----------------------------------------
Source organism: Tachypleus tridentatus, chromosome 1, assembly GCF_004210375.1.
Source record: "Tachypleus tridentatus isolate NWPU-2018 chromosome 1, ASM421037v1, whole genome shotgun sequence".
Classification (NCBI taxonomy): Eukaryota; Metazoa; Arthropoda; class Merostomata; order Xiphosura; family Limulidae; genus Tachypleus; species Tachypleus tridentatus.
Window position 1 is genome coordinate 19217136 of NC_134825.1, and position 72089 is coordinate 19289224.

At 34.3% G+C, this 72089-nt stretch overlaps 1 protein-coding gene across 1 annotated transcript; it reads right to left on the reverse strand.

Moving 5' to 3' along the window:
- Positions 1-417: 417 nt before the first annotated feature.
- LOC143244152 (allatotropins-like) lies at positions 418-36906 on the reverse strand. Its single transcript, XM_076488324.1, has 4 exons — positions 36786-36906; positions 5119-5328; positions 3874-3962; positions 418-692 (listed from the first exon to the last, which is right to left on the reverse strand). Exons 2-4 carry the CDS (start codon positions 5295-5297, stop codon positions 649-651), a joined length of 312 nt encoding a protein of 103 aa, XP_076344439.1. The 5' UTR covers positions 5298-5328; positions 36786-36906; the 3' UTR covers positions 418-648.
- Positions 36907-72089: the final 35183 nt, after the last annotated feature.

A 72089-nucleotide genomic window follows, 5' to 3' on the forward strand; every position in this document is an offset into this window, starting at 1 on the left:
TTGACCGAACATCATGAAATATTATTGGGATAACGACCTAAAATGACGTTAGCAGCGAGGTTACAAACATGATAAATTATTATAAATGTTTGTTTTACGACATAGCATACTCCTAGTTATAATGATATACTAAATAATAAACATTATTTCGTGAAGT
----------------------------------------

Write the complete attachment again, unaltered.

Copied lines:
Source organism: Tachypleus tridentatus, chromosome 1, assembly GCF_004210375.1.
Source record: "Tachypleus tridentatus isolate NWPU-2018 chromosome 1, ASM421037v1, whole genome shotgun sequence".
Classification (NCBI taxonomy): Eukaryota; Metazoa; Arthropoda; class Merostomata; order Xiphosura; family Limulidae; genus Tachypleus; species Tachypleus tridentatus.
Window position 1 is genome coordinate 19217136 of NC_134825.1, and position 72089 is coordinate 19289224.

At 34.3% G+C, this 72089-nt stretch overlaps 1 protein-coding gene across 1 annotated transcript; it reads right to left on the reverse strand.

Moving 5' to 3' along the window:
- Positions 1-417: 417 nt before the first annotated feature.
- LOC143244152 (allatotropins-like) lies at positions 418-36906 on the reverse strand. Its single transcript, XM_076488324.1, has 4 exons — positions 36786-36906; positions 5119-5328; positions 3874-3962; positions 418-692 (listed from the first exon to the last, which is right to left on the reverse strand). Exons 2-4 carry the CDS (start codon positions 5295-5297, stop codon positions 649-651), a joined length of 312 nt encoding a protein of 103 aa, XP_076344439.1. The 5' UTR covers positions 5298-5328; positions 36786-36906; the 3' UTR covers positions 418-648.
- Positions 36907-72089: the final 35183 nt, after the last annotated feature.

A 72089-nucleotide genomic window follows, 5' to 3' on the forward strand; every position in this document is an offset into this window, starting at 1 on the left:
TTGACCGAACATCATGAAATATTATTGGGATAACGACCTAAAATGACGTTAGCAGCGAGGTTACAAACATGATAAATTATTATAAATGTTTGTTTTACGACATAGCATACTCCTAGTTATAATGATATACTAAATAATAAACATTATTTCGTGAAGT